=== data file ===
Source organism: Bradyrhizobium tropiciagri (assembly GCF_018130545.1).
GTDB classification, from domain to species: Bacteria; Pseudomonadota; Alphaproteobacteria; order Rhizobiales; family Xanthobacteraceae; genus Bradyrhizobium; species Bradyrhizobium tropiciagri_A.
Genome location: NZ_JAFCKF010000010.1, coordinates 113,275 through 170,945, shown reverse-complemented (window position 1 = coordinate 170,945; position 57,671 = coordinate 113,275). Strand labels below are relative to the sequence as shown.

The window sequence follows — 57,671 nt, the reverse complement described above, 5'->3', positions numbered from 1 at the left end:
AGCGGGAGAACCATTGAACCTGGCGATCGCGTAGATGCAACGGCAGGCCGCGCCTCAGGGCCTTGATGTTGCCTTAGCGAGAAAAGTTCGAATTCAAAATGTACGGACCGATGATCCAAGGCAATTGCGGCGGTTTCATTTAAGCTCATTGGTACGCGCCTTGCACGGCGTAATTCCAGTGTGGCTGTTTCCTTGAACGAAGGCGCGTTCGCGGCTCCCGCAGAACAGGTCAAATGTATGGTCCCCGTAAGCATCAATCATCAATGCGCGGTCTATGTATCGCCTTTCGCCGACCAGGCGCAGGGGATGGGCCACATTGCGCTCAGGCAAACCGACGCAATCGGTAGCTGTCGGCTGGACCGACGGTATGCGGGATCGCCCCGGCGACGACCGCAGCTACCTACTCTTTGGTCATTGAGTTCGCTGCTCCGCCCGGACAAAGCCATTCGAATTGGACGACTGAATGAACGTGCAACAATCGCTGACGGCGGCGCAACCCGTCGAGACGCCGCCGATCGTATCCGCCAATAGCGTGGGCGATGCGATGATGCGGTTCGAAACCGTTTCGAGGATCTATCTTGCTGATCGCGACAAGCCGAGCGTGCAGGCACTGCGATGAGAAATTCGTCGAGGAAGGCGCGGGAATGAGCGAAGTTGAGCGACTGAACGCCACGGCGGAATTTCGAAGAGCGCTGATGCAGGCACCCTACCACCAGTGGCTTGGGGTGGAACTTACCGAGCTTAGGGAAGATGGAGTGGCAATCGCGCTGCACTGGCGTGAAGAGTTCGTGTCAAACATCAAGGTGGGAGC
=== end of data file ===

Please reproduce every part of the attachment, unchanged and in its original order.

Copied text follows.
Source organism: Bradyrhizobium tropiciagri (assembly GCF_018130545.1).
GTDB classification, from domain to species: Bacteria; Pseudomonadota; Alphaproteobacteria; order Rhizobiales; family Xanthobacteraceae; genus Bradyrhizobium; species Bradyrhizobium tropiciagri_A.
Genome location: NZ_JAFCKF010000010.1, coordinates 113,275 through 170,945, shown reverse-complemented (window position 1 = coordinate 170,945; position 57,671 = coordinate 113,275). Strand labels below are relative to the sequence as shown.

The window sequence follows — 57,671 nt, the reverse complement described above, 5'->3', positions numbered from 1 at the left end:
AGCGGGAGAACCATTGAACCTGGCGATCGCGTAGATGCAACGGCAGGCCGCGCCTCAGGGCCTTGATGTTGCCTTAGCGAGAAAAGTTCGAATTCAAAATGTACGGACCGATGATCCAAGGCAATTGCGGCGGTTTCATTTAAGCTCATTGGTACGCGCCTTGCACGGCGTAATTCCAGTGTGGCTGTTTCCTTGAACGAAGGCGCGTTCGCGGCTCCCGCAGAACAGGTCAAATGTATGGTCCCCGTAAGCATCAATCATCAATGCGCGGTCTATGTATCGCCTTTCGCCGACCAGGCGCAGGGGATGGGCCACATTGCGCTCAGGCAAACCGACGCAATCGGTAGCTGTCGGCTGGACCGACGGTATGCGGGATCGCCCCGGCGACGACCGCAGCTACCTACTCTTTGGTCATTGAGTTCGCTGCTCCGCCCGGACAAAGCCATTCGAATTGGACGACTGAATGAACGTGCAACAATCGCTGACGGCGGCGCAACCCGTCGAGACGCCGCCGATCGTATCCGCCAATAGCGTGGGCGATGCGATGATGCGGTTCGAAACCGTTTCGAGGATCTATCTTGCTGATCGCGACAAGCCGAGCGTGCAGGCACTGCGATGAGAAATTCGTCGAGGAAGGCGCGGGAATGAGCGAAGTTGAGCGACTGAACGCCACGGCGGAATTTCGAAGAGCGCTGATGCAGGCACCCTACCACCAGTGGCTTGGGGTGGAACTTACCGAGCTTAGGGAAGATGGAGTGGCAATCGCGCTGCACTGGCGTGAAGAGTTCGTGTCAAACATCAAGGTGGGAGC